It goes to the defense, "He/She/We meant well." It may mitigate the punishment, but it does not excuse bad behavior or tragic consequences.

 

I can't really elaborate much right now, but there are many circumstances where inner motivations may be inherently good, but outcomes or methods are really bad. Like killing someone for the life insurance money to donate to charity. "Awww, he's such a good guy."

 

This framework for morality epitomizes "The ends justify the means."

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This highlights the shortcomings of ethical systems based on consequentialism. It has seemed to me that systems which really "get" what ethics is all about, refer to the inner motivations of the moral agent as the ultimate measure of moral praiseworthiness or blame. While we can't always know these in pragmatic terms, we can know them about ourselves, and understanding that point has an impact on how we self regulate our own moral behavior such that ends do not justify means (or intent).

 

It is interesting to say the least.

I don't think the above paragraph is right.

 

This would make Abraham a praiseworthy person, even if he had killed Isaac. It would make everyone killing for God or whoever ethical.

 

It goes to the defense, "He/She/We meant well." It may mitigate the punishment, but it does not excuse bad behavior or tragic consequences.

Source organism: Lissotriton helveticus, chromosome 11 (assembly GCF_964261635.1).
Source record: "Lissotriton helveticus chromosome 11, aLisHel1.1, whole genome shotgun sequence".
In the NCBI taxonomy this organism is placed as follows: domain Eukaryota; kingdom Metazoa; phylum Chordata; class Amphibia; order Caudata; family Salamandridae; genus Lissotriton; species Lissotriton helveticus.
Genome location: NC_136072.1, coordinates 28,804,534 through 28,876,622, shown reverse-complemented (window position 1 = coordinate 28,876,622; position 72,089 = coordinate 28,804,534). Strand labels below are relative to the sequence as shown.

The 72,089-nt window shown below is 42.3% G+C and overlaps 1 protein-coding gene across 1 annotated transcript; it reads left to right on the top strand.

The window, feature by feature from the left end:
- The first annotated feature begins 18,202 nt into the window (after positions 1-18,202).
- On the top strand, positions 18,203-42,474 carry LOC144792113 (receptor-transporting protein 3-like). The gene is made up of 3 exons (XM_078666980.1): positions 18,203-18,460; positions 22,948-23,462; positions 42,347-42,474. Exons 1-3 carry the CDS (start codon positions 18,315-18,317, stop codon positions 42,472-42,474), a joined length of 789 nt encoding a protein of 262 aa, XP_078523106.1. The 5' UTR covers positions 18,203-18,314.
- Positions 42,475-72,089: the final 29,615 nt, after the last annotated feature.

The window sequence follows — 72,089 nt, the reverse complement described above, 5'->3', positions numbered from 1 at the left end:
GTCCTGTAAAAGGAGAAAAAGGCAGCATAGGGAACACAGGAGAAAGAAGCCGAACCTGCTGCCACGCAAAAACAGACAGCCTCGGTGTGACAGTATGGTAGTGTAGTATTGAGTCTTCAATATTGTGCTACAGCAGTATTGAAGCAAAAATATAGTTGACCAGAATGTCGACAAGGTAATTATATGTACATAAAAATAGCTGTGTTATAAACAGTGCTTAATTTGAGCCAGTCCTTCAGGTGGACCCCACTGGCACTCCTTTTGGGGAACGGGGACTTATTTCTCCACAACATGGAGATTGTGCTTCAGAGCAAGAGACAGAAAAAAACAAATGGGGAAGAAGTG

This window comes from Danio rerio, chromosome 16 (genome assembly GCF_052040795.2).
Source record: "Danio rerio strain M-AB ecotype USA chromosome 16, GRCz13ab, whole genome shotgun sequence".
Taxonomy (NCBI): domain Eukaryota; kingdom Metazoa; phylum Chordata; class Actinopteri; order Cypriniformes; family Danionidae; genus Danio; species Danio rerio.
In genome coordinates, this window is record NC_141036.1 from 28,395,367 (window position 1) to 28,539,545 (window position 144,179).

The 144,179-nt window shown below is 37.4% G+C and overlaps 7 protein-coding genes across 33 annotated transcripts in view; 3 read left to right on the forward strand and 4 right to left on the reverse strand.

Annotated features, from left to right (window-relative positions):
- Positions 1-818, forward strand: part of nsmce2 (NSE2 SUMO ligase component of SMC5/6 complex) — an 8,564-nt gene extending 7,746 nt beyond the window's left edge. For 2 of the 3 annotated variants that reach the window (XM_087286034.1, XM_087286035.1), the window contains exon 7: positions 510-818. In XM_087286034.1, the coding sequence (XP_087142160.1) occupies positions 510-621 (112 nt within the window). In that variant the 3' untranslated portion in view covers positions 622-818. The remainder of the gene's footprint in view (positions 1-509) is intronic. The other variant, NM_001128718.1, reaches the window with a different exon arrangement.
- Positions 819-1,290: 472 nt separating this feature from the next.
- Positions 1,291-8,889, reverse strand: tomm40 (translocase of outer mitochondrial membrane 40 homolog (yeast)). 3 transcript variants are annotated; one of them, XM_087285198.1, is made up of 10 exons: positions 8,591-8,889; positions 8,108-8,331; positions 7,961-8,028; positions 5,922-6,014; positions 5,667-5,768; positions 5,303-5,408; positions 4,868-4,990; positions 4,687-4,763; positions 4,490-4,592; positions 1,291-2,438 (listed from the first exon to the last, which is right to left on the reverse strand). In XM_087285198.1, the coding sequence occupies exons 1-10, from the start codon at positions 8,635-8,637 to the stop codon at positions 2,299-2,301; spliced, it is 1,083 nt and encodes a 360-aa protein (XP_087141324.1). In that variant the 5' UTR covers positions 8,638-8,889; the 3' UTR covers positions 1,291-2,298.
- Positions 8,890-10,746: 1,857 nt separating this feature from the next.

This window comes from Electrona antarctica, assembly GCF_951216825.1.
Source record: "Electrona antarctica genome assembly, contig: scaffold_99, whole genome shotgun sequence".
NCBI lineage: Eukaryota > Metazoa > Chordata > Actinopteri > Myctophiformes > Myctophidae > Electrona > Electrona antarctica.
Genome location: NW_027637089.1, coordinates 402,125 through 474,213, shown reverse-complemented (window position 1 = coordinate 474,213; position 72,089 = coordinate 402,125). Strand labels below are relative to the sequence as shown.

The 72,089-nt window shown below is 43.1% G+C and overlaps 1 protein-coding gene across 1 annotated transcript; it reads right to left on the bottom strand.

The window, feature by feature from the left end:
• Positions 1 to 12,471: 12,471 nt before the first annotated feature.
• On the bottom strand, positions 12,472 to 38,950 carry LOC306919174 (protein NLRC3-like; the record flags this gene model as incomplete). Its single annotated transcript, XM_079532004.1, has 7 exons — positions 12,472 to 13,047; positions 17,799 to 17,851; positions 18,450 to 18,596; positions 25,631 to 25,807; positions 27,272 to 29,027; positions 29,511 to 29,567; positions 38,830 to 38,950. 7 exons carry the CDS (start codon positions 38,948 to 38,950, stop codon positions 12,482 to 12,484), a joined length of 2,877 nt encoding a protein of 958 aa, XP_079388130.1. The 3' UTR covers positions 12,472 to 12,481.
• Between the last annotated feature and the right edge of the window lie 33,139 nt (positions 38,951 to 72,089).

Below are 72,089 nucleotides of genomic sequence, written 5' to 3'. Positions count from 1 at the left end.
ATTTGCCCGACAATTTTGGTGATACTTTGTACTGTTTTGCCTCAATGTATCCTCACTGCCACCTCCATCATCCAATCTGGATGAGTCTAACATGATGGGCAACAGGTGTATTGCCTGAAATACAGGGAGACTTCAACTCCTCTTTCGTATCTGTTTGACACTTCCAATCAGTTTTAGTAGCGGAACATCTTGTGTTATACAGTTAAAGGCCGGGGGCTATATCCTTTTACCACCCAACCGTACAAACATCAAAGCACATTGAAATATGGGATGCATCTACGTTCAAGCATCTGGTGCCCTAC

I can't really elaborate much right now, but there are many circumstances where inner motivations may be inherently good, but outcomes or methods are really bad. Like killing someone for the life insurance money to donate to charity. "Awww, he's such a good guy."

 

This framework for morality epitomizes "The ends justify the means."

 

 

I said it was interesting, but I did not say it was right. However, as you pointed out, it could explain Fundamngelical thinking. Such thinking as been pretty well twisted and warp.

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I said it was interesting, but I did not say it was right. However, as you pointed out, it could explain Fundamngelical thinking. Such thinking as been pretty well twisted and warp.

I didn't mean for my response to reflect on you. I was referring only to the passage. It's missing a major part of what makes human society work.

 

But I agree, it is interesting.

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Oh OK. I wasn't sure what you meant, but yes I do agree with you. However, I do think it could be applied to Fundies.

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Very interesting, but again goes to show how things in our mind that cannot be repeated outside of ourselves are very subjective to brain activity. Which, for me, is another nail in the coffin for religion in general.

 

But it does explain how the whole idea of "the end justifies the means" operates.

 

ETA: I just watched the video - even more interesting! Since my hubby just went through "Evolve Your Brain" this is pretty applicable to some things I've been considering!